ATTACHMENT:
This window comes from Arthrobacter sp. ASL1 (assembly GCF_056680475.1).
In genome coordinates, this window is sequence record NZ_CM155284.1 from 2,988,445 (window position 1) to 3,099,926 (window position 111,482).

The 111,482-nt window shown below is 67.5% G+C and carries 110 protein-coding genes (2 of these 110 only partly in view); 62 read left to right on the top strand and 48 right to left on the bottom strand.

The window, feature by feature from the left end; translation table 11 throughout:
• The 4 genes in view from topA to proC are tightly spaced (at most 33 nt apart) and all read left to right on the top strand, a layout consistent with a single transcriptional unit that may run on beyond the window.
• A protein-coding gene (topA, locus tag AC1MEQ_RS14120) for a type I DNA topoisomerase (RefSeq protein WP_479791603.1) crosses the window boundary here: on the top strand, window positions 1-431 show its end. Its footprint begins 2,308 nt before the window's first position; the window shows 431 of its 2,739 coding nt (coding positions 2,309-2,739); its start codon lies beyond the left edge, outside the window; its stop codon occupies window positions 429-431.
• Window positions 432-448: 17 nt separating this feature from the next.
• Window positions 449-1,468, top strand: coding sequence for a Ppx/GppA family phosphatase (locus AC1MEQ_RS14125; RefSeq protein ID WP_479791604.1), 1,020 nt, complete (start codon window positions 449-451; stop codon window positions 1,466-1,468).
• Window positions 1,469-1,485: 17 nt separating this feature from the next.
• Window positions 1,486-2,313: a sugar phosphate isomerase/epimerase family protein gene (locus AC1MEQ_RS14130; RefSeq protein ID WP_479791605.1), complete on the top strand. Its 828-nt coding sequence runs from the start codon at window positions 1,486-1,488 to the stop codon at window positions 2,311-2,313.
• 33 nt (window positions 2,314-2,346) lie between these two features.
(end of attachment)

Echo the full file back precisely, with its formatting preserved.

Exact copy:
This window comes from Arthrobacter sp. ASL1 (assembly GCF_056680475.1).
In genome coordinates, this window is sequence record NZ_CM155284.1 from 2,988,445 (window position 1) to 3,099,926 (window position 111,482).

The 111,482-nt window shown below is 67.5% G+C and carries 110 protein-coding genes (2 of these 110 only partly in view); 62 read left to right on the top strand and 48 right to left on the bottom strand.

The window, feature by feature from the left end; translation table 11 throughout:
• The 4 genes in view from topA to proC are tightly spaced (at most 33 nt apart) and all read left to right on the top strand, a layout consistent with a single transcriptional unit that may run on beyond the window.
• A protein-coding gene (topA, locus tag AC1MEQ_RS14120) for a type I DNA topoisomerase (RefSeq protein WP_479791603.1) crosses the window boundary here: on the top strand, window positions 1-431 show its end. Its footprint begins 2,308 nt before the window's first position; the window shows 431 of its 2,739 coding nt (coding positions 2,309-2,739); its start codon lies beyond the left edge, outside the window; its stop codon occupies window positions 429-431.
• Window positions 432-448: 17 nt separating this feature from the next.
• Window positions 449-1,468, top strand: coding sequence for a Ppx/GppA family phosphatase (locus AC1MEQ_RS14125; RefSeq protein ID WP_479791604.1), 1,020 nt, complete (start codon window positions 449-451; stop codon window positions 1,466-1,468).
• Window positions 1,469-1,485: 17 nt separating this feature from the next.
• Window positions 1,486-2,313: a sugar phosphate isomerase/epimerase family protein gene (locus AC1MEQ_RS14130; RefSeq protein ID WP_479791605.1), complete on the top strand. Its 828-nt coding sequence runs from the start codon at window positions 1,486-1,488 to the stop codon at window positions 2,311-2,313.
• 33 nt (window positions 2,314-2,346) lie between these two features.